Drop Edge of Hope: Mot by Sarah Einstein
Memoir is unique for its ability to help us see into lives; often, though, the premise of writing about an experience allows the writer to set off on a journey that she wouldn’t undertake otherwise. Such is the case in Sarah Einstein’s memoir, Mot, in which the author journeys across state lines to visit a friend in his homelessness. Einstein meets Mot, the man who gives his name to her book, in a center for homeless people where she works. He comes to her just as her work in the center is wearing her down: encounters with angry, mentally unstable individuals in an over-stressed system have left her bereft of energy and patience. Mot offers friendship and an escape from the world of the center, but due to his unstable hold on the world (Mot is plagued by a multitude of voices and personalities in his head) Einstein’s link to him is tenuous at best. This award-winning memoir blends a realistic view of life in social work with a narrative fragmented by Mot’s disjointed thoughts. Einstein creates structure with words to hold up an experience when life was failing. The tension in her work between fragmented and linear energies illuminates an unusual friendship.
“[M]y fascination with Mot is not romantic,” she tells us early on, “It’s a remnant of my disappointed desire to change the world and my stubborn belief that one person can do so.” Einstein’s friendship with Mot is platonic, yet he takes her away from her marriage. Scotti, her husband, is also mired in the fatiguing type of work Sarah does, and she wonders (often) if the two were never meant to marry in the first place. “I worry that both Scotti and I understand ourselves through the things we do for other people, that we don’t know how to find meaning in the relationship we have with each other,” she says. What Mot provides is an outlet for Einstein that allows her to feel like she’s actually making a difference — her marriage has fallen apart and she leaves her job at the center. She needs Mot. Whether or not she actually does help, whether or not she can save him or even offer him respite from his illness is an important question she asks herself throughout the work.
Einstein’s writing is self-aware. She seems to know how she’ll be perceived, even as she is undertaking her journey to be with Mot.
I’m dirty. Tired. Bedraggled. It occurs to me that maybe I don’t just look crazy. That I’m a middle-aged housewife come to play at homelessness with a man who believes dead gods live in his throat and who molested his sister, and that this may well mean that I am crazy.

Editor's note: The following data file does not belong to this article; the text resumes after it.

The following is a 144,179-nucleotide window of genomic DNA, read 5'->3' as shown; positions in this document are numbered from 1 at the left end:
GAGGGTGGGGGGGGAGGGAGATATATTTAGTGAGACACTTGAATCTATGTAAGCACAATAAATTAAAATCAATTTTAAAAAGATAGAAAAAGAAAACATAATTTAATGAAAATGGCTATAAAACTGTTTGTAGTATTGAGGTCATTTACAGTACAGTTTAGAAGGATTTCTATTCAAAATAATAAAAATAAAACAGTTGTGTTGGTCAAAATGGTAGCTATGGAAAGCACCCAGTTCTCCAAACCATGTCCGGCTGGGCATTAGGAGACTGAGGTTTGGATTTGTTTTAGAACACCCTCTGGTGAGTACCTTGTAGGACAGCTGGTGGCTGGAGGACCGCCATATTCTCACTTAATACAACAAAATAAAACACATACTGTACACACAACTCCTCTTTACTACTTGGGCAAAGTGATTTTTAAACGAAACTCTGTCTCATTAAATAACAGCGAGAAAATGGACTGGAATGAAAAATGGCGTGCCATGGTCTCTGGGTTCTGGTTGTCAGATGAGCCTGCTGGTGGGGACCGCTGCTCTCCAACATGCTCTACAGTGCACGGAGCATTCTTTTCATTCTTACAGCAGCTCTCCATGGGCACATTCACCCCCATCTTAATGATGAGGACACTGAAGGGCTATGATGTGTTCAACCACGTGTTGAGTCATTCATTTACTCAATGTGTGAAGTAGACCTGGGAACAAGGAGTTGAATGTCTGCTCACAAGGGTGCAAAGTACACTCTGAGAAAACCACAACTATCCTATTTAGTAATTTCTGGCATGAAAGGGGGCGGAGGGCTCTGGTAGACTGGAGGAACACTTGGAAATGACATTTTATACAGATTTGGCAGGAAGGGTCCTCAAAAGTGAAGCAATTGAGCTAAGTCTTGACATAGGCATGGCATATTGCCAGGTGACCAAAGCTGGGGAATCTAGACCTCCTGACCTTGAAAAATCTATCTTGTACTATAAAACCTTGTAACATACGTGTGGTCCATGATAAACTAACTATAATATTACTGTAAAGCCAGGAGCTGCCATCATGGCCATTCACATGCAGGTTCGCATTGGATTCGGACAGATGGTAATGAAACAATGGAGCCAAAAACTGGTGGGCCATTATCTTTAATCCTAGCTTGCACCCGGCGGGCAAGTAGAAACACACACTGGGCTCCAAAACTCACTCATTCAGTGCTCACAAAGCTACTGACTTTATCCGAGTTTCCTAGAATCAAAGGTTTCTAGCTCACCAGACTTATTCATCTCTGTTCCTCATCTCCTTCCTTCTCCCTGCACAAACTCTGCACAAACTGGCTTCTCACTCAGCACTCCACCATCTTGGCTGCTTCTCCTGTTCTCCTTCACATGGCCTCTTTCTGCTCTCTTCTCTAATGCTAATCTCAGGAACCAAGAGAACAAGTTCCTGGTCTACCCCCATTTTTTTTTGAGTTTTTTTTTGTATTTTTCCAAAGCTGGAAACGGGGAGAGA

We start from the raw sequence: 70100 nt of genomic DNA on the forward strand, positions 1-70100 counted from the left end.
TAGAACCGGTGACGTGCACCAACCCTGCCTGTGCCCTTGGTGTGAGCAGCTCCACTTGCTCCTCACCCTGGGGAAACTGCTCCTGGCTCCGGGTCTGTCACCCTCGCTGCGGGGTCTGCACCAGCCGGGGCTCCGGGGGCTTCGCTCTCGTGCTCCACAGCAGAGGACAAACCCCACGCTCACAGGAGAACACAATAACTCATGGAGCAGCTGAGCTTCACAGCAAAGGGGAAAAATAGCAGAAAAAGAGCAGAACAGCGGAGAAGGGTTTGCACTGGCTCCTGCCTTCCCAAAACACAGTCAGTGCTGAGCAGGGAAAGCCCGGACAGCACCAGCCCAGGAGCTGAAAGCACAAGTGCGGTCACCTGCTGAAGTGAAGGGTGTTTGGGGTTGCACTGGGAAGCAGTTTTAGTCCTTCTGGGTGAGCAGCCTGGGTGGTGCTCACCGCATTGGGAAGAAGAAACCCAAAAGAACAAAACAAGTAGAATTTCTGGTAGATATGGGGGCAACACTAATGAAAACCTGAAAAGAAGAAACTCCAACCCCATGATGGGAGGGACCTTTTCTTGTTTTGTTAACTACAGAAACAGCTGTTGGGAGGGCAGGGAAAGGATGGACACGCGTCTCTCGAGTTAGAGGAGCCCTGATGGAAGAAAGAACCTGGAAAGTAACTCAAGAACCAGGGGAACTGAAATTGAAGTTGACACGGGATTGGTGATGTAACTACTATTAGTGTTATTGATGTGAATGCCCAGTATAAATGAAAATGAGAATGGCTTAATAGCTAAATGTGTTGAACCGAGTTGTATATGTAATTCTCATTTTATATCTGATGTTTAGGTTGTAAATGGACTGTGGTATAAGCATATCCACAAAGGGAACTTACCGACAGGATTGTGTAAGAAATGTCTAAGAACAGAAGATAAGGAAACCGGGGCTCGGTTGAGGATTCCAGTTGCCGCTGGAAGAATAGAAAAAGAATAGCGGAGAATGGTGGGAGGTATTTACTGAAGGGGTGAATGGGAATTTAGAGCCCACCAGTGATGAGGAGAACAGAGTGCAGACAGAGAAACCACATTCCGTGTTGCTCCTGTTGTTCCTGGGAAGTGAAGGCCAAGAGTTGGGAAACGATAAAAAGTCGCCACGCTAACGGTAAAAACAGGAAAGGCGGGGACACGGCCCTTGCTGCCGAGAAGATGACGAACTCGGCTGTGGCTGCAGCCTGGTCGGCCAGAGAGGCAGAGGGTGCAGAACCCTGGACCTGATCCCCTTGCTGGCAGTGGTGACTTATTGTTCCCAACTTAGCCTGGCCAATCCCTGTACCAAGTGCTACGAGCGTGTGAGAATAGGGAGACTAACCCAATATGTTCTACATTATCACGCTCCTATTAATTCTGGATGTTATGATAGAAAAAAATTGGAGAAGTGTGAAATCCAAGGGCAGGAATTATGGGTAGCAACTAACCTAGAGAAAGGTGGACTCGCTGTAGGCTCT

This is important. Einstein allows herself to ask taboo questions — is it crazy, as she says, to try to fight against mental illness itself, against a difficult system? The constant nature of her desire to fight for Mot — to fight to get through to him, even when it seems hopeless — embodies a microcosmic example of the system as a whole. It’s broken, and yet we need people to stay in its brokenness to help us serve each other.
The author’s fear drives the narrative, making Mot (like Mot) unpredictable, and intriguing. Mot is unstable, and even his moments of lucidity are punctuated by Einstein’s fear that she will mess up, that she will make a mistake with him that can’t be undone. When he reveals bits of his troubled childhood, she has to reject her feelings of anxiety, which she knows are a barrier to helping him. She says, “My fear will never totally go away, but the friendship will survive it.” Still, she presses on, relying on “a dangerous kind of hope.” Since Einstein’s actions seem to surprise her, and since she often acts against her own interests, Mot is uneasy yet compelling reading.
What shines, here, is Einstein’s solid prose. The author has a firm grasp of her own emotions, which allows her to veer off with Mot’s unintentional broken thoughts. This is a book that portrays illness in all of its sad disrepair. Just as everything is going well, Mot will stray from their relationship, or lash out at Einstein, believing the paranoid voices that tell him she’s out to get him. Einstein often doesn’t know to respond to Mot, but she steers her narrative along steadily. In one such case, she says,
The mixture of illness and pragmatism makes my head spin. I don’t know what’s happening. It has been weeks since his delusions were so vivid, so directive. I play along, though I suspect it’s the wrong thing to do. But I’ve lost my leverage, having squandered it on a silly plan to try to trick his illness into forgetting the tension of the last week […] Perhaps our friendship isn’t broken beyond repair.
Mot is ever hopeful, but tinged with a longing for a better system, for more energy, or for a better solution to homelessness, abuse, and mental illness. Even as Einstein realizes that her life with her husband, Scotti is “delineated by other people’s emergencies”, she is unable to tear herself from Mot. Mot’s is a life outside of ordinary ideas about “normal”, and Einstein’s memoir is able to break from traditional ideas about structure, or meaning in writing. Mot’s splintered thoughts as recorded by Einstein are raw and hard to read, yet the mystery surrounding his illness and way of life — and how Einstein has recorded him — make clear why the author abandoned her own life to follow him. She makes it clear that some questions are worth asking even if we know we won’t receive answers.
Though Einstein’s memoir purports to be about a short time in her life that she devoted to Mot, it eventually becomes about the pursuit of her own hopes, the limitations on hope and the human spirit. “Like [Mot],” the author says, “I know that it may only be myself I’m trying to outrun.”